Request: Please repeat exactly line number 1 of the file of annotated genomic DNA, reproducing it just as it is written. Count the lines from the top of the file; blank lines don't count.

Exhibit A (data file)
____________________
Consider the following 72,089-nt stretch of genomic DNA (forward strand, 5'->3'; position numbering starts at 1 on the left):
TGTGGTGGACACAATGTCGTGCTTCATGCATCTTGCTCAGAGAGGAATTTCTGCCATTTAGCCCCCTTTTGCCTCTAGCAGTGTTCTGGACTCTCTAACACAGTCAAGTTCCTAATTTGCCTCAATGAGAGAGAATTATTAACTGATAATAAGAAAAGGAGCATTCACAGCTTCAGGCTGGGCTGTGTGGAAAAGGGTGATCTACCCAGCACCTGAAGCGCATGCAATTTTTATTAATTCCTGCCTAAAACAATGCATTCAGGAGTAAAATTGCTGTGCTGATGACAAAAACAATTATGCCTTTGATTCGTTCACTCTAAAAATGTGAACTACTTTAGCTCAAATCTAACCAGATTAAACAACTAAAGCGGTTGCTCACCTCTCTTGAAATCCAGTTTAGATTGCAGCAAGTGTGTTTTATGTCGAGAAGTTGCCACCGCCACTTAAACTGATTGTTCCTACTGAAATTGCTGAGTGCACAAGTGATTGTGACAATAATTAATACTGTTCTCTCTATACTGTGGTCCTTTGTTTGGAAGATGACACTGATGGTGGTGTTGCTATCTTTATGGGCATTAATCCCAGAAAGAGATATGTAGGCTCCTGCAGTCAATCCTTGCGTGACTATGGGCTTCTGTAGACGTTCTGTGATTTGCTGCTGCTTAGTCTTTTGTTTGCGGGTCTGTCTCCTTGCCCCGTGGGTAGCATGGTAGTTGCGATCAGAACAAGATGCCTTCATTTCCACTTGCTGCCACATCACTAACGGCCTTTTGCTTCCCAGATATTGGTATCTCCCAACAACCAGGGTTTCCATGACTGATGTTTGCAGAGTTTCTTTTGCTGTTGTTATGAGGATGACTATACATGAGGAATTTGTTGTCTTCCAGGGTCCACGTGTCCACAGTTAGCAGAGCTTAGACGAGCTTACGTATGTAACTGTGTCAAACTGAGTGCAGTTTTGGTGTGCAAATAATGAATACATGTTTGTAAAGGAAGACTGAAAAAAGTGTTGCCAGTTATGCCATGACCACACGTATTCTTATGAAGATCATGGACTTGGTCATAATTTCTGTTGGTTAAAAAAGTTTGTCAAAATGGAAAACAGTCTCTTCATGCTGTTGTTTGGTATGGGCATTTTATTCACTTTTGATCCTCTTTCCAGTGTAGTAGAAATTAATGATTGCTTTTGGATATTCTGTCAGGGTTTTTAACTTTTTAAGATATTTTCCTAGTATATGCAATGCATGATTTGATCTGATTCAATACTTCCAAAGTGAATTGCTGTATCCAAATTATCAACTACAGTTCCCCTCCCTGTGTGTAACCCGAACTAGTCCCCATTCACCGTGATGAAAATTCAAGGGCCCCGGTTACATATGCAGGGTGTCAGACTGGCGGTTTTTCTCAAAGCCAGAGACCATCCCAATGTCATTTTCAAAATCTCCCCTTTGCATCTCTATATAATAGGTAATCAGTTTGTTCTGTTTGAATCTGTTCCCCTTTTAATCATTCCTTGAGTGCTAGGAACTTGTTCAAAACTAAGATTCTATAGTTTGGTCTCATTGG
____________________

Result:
Consider the following 72,089-nt stretch of genomic DNA (forward strand, 5'->3'; position numbering starts at 1 on the left):